FDA In Brief: FDA provides guidance on improving the agency’s interactions with product developers to make the drug development process more informed and efficient
Dec. 28, 2017
"The rising cost of drug development has an impact on the price of medicines and affects patient access to health care. Set against the major promise offered by a new generation of more targeted medicines, we must look for ways to make the drug development process more efficient to make sure patients are able to access breakthroughs in a timely, affordable way. We must take these steps while also continuing to strengthen the FDA’s gold standard for assuring the safety of new drugs,” said FDA Commissioner Scott Gottlieb, M.D. “By engaging with product developers early, often before clinical research is underway or an application is submitted to the agency, the FDA’s scientific experts can share important advice on the proper design of clinical trials and other aspects of the development and regulatory process. This early and more thorough engagement can help innovators meet the FDA’s science-based requirements more effectively, meaning product developers will avoid costly delays that can unnecessarily impede access to beneficial new medicines."
Today, the U.S. Food and Drug Administration is announcing the availability of two guidances: a final guidance on “Best Practices for Communication Between IND Sponsors and FDA During Drug Development” and a draft guidance, “Formal Meetings Between the Food and Drug Administration and Sponsors or Applicants of PDUFA Products.” Availability of these guidances fulfill essential goals set forth during this year’s reauthorization of the Prescription Drug User Fee Act (PDUFA).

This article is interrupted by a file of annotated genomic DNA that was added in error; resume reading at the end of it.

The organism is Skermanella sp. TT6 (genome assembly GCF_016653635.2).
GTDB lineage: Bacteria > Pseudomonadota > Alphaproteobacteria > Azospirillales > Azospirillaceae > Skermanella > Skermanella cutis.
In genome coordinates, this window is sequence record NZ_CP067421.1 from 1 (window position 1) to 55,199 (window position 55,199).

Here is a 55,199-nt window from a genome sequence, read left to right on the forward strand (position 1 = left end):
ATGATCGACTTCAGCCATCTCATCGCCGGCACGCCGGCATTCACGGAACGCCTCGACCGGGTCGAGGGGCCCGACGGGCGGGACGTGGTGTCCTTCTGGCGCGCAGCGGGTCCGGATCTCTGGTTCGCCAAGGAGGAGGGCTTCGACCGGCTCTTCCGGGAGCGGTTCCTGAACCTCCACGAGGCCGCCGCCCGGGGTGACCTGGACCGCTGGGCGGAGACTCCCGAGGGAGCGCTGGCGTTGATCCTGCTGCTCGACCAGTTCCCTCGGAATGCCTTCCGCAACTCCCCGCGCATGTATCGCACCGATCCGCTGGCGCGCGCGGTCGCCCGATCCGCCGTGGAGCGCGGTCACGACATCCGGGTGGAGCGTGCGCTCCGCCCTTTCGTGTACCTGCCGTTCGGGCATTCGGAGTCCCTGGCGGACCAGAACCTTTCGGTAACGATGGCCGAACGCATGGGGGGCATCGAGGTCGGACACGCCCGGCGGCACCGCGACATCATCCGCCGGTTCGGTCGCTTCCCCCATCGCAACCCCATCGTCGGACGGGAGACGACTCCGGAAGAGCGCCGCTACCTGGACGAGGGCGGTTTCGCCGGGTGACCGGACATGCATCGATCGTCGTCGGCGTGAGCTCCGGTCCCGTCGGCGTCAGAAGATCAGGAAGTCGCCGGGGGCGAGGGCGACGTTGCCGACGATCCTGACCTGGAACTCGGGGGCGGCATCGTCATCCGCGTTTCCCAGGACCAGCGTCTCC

Availability of the final guidance, “Best Practices for Communication Between IND Sponsors and FDA During Drug Development,” will help support timely, transparent and effective communications between those submitting investigational new drug applications (INDs) and the FDA’s review staff at critical junctures in the drug development process. By collaborating with IND sponsors early in the application process, the FDA believes that its science-based feedback can make the drug development process more efficient, enabling patients to get timelier access to safe and effective new medicines. Specifically, the final guidance outlines the FDA’s philosophy towards timely and interactive communication with product developers who intend to submit an IND; it also examines the scope of appropriate interactions between the agency’s review staff and IND sponsors, the types of advice sponsors can seek from the FDA while pursuing their drug development programs, general expectations for the FDA’s response time, as well as best practices, appropriate methods and frequency of FDA-sponsor interactions.
Also issued today is the draft guidance, “Formal Meetings Between the Food and Drug Administration and Sponsors or Applicants of PDUFA Products,” which provides recommendations for the conduct of formal meetings between the FDA and those developing new drug or biologic products. The FDA’s review staff already participate in many meetings of this nature each year. This draft guidance outlines efficient, consistent procedures for the timely and effective conduct of such meetings.
It is the FDA’s belief that availability of both guidances will support enhanced communication with drug developers, leading to enhanced transparency and efficiency to bring FDA-approved drugs and biological products to patients as quickly as possible, avoiding unnecessary delays.
For More Information:
- FDA: Best Practices for Communication Between IND Sponsors and FDA During Drug Development
- FDA: Formal Meetings Between the Food and Drug Administration and Sponsors or Applicants of PDUFA Products
- FDA: Prescription Drug User Fee Act (PDUFA)
- FDA: Investigational New Drug (IND) Application
- FDA: Center for Drug Evaluation and Research Organization
The FDA, an agency within the U.S. Department of Health and Human Services, protects the public health by assuring the safety, effectiveness, and security of human and veterinary drugs, vaccines and other biological products for human use, and medical devices. The agency also is responsible for the safety and security of our nation’s food supply, cosmetics, dietary supplements, products that give off electronic radiation, and for regulating tobacco products.